cong cong - 1 month ago 9
C Question

Why could c++ include <stdio.h> and invoke printf method which is c

c++ compiler could compile code like this, and it executed correctly

#include <stdio.h>
int main() {
printf("test...\n");
return 0;
}


I think printf.c will be compiled to printf.o with c compiler, I just checked the stdio.h, there is no extern "C" keyword, then how could c++ linker link printf in printf.o which is compiled with c compiler?(By the way, my platform is ubuntu 14.04, compiler is gcc 4.8.4)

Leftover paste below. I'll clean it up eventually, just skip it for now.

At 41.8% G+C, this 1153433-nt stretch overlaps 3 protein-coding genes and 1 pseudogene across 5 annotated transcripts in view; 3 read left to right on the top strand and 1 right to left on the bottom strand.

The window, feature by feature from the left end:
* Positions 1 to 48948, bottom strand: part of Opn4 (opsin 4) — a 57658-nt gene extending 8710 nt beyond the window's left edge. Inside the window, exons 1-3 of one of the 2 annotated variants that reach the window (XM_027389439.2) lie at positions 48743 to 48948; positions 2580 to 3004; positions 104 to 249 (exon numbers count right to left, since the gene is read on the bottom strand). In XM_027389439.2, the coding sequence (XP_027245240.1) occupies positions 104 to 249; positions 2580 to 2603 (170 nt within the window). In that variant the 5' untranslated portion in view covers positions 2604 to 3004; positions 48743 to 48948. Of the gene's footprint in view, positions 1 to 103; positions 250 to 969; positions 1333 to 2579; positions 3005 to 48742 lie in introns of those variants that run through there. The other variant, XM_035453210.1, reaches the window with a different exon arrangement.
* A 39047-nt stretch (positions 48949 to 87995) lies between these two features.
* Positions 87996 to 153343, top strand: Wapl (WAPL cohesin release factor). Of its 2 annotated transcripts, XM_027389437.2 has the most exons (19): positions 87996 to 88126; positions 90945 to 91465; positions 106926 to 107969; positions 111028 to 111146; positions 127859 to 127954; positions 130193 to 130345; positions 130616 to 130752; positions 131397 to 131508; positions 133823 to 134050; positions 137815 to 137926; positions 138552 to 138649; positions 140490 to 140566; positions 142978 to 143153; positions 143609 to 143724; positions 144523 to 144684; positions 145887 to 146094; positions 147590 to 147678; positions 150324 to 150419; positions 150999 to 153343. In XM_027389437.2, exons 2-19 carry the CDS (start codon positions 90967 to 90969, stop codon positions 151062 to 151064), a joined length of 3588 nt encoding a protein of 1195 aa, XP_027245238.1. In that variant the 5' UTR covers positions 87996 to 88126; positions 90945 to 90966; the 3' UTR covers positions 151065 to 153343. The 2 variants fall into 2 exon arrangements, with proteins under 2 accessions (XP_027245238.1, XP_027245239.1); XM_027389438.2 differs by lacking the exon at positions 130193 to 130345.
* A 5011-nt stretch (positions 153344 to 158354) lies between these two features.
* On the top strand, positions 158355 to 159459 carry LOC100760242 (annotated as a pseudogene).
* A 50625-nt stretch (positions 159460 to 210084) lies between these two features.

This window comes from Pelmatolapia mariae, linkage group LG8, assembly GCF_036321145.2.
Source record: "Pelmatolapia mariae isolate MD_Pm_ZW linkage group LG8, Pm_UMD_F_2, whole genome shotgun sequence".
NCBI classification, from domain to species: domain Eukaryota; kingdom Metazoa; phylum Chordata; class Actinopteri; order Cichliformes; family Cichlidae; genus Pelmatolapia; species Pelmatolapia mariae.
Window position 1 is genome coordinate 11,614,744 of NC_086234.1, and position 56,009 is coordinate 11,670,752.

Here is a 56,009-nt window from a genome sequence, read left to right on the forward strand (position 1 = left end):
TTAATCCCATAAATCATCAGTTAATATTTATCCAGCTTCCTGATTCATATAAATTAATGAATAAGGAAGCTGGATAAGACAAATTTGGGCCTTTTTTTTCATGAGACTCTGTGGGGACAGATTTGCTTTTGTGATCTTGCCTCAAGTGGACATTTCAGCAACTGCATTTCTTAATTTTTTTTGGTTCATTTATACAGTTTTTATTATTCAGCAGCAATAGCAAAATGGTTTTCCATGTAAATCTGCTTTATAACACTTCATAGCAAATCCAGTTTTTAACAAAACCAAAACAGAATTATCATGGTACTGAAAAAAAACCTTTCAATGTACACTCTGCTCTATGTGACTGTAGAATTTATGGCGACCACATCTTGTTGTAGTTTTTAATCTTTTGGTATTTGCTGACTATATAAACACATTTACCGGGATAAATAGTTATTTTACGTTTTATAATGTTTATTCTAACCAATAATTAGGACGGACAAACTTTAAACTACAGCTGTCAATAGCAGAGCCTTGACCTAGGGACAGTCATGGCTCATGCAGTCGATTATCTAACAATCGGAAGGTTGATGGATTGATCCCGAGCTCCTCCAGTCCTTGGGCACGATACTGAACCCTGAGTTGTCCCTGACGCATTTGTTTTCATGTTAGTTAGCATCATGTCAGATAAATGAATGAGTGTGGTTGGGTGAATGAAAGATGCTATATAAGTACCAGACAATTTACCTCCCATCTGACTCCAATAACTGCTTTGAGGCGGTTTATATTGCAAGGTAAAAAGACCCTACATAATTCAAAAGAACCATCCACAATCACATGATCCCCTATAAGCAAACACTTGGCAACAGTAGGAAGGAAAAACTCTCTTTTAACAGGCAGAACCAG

Answer

You may not see an explicit extern "C" in stdio.h, but it is there. It's just hiding.

For example, on Linux, in stdio.h we see this:

#include <features.h>

__BEGIN_DECLS

In <features.h> you will find the following:

# ifndef _SYS_CDEFS_H
#  include <sys/cdefs.h>
# endif

And in <sys/cdefs.h> you finally see:

#ifdef  __cplusplus
# define __BEGIN_DECLS  extern "C" {
# define __END_DECLS    }
#else
# define __BEGIN_DECLS
# define __END_DECLS
#endif

So, via a fairly roundabout path, Linux header files have a __BEGIN_DECLS/__END_DECLS wrapper which, when compiled by a C++ compiler, end up wrapping the whole thing inside extern "C".